Flying Cars Over Japan in 2023? Tokyo-Based Skydrive Plans to Realize That in Three Year's Time

SkyDrive Flying Cars
Photo : 株式会社SkyDrive on Facebook

Flying cars will soon fly over the skies of Japan. Tokyo-based SkyDrive will test its two-seater vertical take-off and landing (VTOL) vehicle soon.

SkyDrive recently unveiled its VTOL concept model called SD-XX. SkyDrive's VTOL is battery-powered and consists of two propellers at each corner. SkyDrive joins other firms in developing flying cars, including Boeing Co., Airbus SE, and Uber Technologies Inc. It completed its first human-crewed flight in December 2019.

World's smallest flying car

However, this two-seater car is a unique one in that it is the smallest in the world. The vehicle is 1.5 meters tall and 4 meters by 3.5 meters wide. It is small enough to fit in a parking space designed for two conventional cars. Small and light, the vehicle can fly at a speed of 62 miles per hour with a limited of several tens of kilometers. The company hopes to debut its concept model in 2023.

Founded in 2018, SkyDrive signed a deal with Toyota City to use the city's development base and testing facilities. The company plans to launch a commercial taxi service in 2023. The company expects that by 2050, flying cars will bring people to any destination within Toyota's 23 wards. According to a Morgan Stanley report, the autonomous aircraft global demand could reach $1.5 trillion by 2040.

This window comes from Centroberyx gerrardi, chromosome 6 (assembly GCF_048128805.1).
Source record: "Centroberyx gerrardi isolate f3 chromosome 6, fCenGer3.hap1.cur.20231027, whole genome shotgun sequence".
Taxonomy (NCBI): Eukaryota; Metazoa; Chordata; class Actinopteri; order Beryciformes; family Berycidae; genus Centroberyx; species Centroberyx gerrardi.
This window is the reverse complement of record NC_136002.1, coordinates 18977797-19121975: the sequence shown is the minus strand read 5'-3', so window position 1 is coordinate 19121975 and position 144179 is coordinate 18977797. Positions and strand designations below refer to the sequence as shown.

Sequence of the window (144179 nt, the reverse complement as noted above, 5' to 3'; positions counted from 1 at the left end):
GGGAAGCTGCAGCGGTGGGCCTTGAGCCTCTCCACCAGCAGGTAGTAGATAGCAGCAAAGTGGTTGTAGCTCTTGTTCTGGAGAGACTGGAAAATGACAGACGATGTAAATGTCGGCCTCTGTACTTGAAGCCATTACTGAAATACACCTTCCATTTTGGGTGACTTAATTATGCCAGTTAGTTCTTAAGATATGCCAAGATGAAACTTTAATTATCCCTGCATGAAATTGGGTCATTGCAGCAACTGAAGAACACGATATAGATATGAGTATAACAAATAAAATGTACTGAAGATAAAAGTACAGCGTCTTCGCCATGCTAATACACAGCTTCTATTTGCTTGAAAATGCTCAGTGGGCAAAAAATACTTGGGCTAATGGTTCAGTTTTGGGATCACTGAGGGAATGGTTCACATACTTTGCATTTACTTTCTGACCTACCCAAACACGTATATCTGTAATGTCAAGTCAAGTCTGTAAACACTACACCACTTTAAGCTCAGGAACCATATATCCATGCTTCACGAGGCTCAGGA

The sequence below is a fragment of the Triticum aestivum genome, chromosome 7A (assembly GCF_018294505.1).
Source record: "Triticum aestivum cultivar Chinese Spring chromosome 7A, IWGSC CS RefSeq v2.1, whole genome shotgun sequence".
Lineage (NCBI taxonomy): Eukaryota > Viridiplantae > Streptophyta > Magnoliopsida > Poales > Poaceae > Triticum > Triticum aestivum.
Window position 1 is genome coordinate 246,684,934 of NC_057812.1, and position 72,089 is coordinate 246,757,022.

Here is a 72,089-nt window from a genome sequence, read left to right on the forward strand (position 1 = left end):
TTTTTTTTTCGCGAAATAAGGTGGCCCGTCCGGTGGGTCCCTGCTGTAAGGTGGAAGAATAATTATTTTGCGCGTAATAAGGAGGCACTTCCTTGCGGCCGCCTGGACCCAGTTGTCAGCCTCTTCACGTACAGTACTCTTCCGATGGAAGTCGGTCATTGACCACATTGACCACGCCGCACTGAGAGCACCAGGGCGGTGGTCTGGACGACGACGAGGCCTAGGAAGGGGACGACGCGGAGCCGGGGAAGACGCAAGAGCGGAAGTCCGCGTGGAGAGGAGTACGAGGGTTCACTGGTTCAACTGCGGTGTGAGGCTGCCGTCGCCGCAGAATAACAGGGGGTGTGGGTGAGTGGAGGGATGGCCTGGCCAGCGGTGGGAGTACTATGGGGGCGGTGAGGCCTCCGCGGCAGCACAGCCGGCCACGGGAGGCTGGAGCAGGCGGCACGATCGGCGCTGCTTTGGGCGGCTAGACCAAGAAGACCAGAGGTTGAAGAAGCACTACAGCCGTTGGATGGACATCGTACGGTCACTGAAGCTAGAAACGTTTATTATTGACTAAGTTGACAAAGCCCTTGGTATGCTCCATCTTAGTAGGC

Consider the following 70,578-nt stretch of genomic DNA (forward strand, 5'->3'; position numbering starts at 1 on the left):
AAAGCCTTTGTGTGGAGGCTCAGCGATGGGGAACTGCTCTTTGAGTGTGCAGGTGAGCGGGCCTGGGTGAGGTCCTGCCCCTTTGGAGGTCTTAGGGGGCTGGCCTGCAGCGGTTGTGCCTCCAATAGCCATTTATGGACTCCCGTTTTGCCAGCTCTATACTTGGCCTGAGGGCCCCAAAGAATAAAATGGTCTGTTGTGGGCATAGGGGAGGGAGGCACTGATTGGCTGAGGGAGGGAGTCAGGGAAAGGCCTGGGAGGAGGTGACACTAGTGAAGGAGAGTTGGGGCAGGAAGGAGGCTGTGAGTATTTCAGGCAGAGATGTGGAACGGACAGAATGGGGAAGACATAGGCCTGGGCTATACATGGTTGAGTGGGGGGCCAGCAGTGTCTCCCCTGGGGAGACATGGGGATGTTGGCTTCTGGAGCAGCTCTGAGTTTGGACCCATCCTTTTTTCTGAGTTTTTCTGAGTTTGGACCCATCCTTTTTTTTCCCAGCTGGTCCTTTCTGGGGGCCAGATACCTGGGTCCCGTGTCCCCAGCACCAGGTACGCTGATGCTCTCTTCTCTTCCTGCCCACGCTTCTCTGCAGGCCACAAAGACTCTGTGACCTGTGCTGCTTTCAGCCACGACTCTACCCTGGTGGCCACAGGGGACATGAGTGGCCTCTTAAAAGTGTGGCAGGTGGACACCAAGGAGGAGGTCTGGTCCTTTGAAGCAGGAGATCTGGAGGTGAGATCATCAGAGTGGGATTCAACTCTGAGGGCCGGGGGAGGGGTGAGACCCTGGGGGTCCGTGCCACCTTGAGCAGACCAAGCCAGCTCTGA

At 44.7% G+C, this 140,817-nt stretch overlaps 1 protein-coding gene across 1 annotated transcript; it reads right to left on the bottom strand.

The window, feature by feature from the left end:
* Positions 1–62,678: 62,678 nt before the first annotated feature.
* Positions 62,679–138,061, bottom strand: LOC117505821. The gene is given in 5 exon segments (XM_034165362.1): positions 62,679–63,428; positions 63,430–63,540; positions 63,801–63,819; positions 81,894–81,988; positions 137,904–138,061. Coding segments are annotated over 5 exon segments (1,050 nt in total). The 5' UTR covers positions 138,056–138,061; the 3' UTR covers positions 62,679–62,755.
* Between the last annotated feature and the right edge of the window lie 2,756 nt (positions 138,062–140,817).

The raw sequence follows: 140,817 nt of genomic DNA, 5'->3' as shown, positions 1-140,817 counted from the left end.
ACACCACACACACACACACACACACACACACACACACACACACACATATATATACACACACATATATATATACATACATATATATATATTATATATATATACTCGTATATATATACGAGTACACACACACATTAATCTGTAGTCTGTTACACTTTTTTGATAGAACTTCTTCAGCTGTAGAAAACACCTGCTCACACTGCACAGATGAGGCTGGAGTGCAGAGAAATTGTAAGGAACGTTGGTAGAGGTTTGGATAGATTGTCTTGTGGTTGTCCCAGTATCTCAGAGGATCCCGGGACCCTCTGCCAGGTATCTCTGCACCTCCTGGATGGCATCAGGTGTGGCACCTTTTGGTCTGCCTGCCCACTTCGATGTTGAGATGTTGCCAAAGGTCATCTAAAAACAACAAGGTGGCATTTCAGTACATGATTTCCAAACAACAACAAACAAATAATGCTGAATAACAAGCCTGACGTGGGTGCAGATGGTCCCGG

Japan's government is giving its all-out support for projects such as SkyDrive's, for obvious reasons. Flying cars will help solve traffic problems and provide a new transportation mode for difficult to reach locations. Flying cars would also be very useful during emergencies and natural disasters.

Skydrive will debut SD-XX in 2023

The Japan Times recently interviewed SkyDrive CEO Tomohiro Fukuzawa. He said the firm plans to launch an air taxi service either in Osaka or Tokyo. The initial flight will be over the sea due to safety considerations. However, the flights will just be three to five minutes long. Fukuzawa said they are looking into serving 1,000 people in 2024.

How much would the ride be? Well, the company still has it under consideration. However, he assures that the fee will be much cheaper than a helicopter ride. In perspective, a helicopter ride costs between ¥50,000 and ¥80,000. That fee will take you for a helicopter ride a little more than 10 minutes long.

The company expects its annual sales to grow to at least 100 vehicles by 2028. While the price would be similar to that of an expensive car, it will ultimately become cheaper as sales volume rises.

Thus, how is it different from other flying cars currently in the development stage? Fukuzawa said that SD-XX is highly safe. The company boosted safety margins by putting the propellers on the upper half of its body. Other eVTOLs have their propellers on the bottom part.

For now, SkyDrive targets Japan as its main market. There is a strong need there, Fukuzawa said, because traffic jams cause a lot of problems. The population is so dense, and there is not enough landing space, that only a compact flying car would match these conditions.

Read next: Researchers at Sony and Harvard's Wyss Institute Created an Origami-Inspired Robot

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